Get a racket that strengthens your weakness, see if you score more win more like that
    then get a racket that compliments your strengths, see if you score more and win more like that

    in the end keep the racket that wins more games/points.
     
  12. eric213

    eric213 Regular Member

    Joined:
    Sep 22, 2013
    Messages:
    99
    Likes Received:
    6
    Location:
    Brunei
    1. Relearn your technique as this would ease you a lot from your shoulder injuries.

    2. Look for something that's comfortable to you; you prefer a stiff or flexible shaft? A head heavy or head light? Remember that head heavy/stiff shaftand head light/stiff shaft feels different.

    Don't worry about whether you'll be stronger with which racket, you'll get better when you get used to one. Your racket should compliment you, not the other way round.

    Nano flare 700 would be a medium stiff/head light racket while astrox 88d would be a stiff/head heavy racket. Both are very different type. Can you briefly explain your play style?
     
  13. Vivek Bagadhi

    Vivek Bagadhi Regular Member

    Joined:
    Nov 10, 2016
    Messages:
    814
    Likes Received:
    360
    Occupation:
    Doctor
    Location:
    Solapur, India
    li_ning_n7ii_white_1552031033_6116ab94_progressive.jpg li_ning_n7ii_white_1552031033_a03b2398_progressive.jpg 20210210_115154.jpg All I can do is recommend you the Li Ning N7II/TC70, it is an even balance aero frame from Li Ning with med stiff shaft. Has ample power and pretty good in defence, much faster than the 88D and just a step lower in power and feel than the 88D (I can create almost the same amount of power from both my N7ii and 88D 4U).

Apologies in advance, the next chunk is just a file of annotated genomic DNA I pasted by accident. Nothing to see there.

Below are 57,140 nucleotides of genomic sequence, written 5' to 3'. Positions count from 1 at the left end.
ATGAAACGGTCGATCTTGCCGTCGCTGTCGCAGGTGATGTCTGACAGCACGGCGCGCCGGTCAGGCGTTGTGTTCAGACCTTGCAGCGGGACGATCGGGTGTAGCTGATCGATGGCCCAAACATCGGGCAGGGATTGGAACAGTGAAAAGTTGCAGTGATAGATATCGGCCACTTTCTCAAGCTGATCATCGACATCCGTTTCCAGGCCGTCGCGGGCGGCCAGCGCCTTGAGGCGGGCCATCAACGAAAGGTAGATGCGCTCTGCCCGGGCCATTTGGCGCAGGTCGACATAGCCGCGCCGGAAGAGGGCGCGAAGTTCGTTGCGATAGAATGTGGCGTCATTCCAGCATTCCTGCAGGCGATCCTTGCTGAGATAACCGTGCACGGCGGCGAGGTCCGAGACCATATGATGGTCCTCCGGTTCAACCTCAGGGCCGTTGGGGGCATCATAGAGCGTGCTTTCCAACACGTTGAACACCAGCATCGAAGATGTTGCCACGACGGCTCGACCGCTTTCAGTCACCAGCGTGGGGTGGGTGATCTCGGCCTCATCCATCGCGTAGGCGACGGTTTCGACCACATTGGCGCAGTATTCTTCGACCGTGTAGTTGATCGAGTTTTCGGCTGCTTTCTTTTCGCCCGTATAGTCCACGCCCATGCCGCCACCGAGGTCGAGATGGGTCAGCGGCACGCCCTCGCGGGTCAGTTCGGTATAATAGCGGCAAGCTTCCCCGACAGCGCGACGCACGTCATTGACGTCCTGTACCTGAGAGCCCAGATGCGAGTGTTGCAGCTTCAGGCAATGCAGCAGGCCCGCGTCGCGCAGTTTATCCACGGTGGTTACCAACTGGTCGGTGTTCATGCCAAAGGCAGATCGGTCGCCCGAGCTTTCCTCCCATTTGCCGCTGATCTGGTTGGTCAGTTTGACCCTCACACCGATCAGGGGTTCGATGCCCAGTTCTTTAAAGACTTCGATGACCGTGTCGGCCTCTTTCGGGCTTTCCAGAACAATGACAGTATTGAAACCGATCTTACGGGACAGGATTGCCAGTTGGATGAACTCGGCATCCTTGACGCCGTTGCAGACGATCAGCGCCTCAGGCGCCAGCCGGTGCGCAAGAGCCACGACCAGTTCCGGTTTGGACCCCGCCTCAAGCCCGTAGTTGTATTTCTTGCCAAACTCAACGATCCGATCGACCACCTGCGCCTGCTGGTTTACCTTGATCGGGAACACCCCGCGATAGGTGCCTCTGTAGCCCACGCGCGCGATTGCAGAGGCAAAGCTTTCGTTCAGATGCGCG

Just give it a try if any of your clubmates have one, comes in a nice matte white colorway.
    It is something like the best of both worlds
    Personally, I always preferred the N7II for doubles play over my 88D
    (The pics of the white n7ii are not mine, I have the setiawan editn in black and green, I'll add this one too )
     
    #13 Vivek Bagadhi, Feb 9, 2021
    Last edited: Feb 9, 2021
    Woesi likes this.
  14. slair76116

    slair76116 Regular Member

    Joined:
    Aug 10, 2012
    Messages:
    210
    Likes Received:
    19
    Occupation:
    Senior Flight Dispatcher
    Location:
    Qatar
    I use a 3U 88D its my favorite Racket at hand, I've never used anything other than Yonex. So I'm unfamiliar with Linings markings and coding. What would you recommend. Thanks.
     
  15. Vivek Bagadhi

    Vivek Bagadhi Regular Member

    Joined:
    Nov 10, 2016
    Messages:
    814
    Likes Received:
    360
    Occupation:
    Doctor
    Location:
    Solapur, India
    If your playing technique is on point then I would suggest you a 3U Adidas Wucht P8, its a bit stiffer, way more solid feeling (a lot better) way more powerful, almost the same in terms of speed (P8 has a compact head), on point accuracy (I was very surprised with the accuracy in my shots with the P8)